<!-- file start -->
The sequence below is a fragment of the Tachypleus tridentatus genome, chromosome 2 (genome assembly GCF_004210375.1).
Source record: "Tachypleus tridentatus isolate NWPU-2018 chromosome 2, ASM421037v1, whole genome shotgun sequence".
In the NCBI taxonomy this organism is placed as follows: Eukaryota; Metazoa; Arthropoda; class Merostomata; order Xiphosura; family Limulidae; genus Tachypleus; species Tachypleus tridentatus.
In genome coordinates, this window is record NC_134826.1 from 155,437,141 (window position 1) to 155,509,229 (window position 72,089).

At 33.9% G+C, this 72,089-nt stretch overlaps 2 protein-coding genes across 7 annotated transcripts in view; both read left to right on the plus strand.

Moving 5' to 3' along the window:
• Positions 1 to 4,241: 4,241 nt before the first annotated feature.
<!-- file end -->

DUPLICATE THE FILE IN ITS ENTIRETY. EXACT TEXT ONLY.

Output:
The sequence below is a fragment of the Tachypleus tridentatus genome, chromosome 2 (genome assembly GCF_004210375.1).
Source record: "Tachypleus tridentatus isolate NWPU-2018 chromosome 2, ASM421037v1, whole genome shotgun sequence".
In the NCBI taxonomy this organism is placed as follows: Eukaryota; Metazoa; Arthropoda; class Merostomata; order Xiphosura; family Limulidae; genus Tachypleus; species Tachypleus tridentatus.
In genome coordinates, this window is record NC_134826.1 from 155,437,141 (window position 1) to 155,509,229 (window position 72,089).

At 33.9% G+C, this 72,089-nt stretch overlaps 2 protein-coding genes across 7 annotated transcripts in view; both read left to right on the plus strand.

Moving 5' to 3' along the window:
• Positions 1 to 4,241: 4,241 nt before the first annotated feature.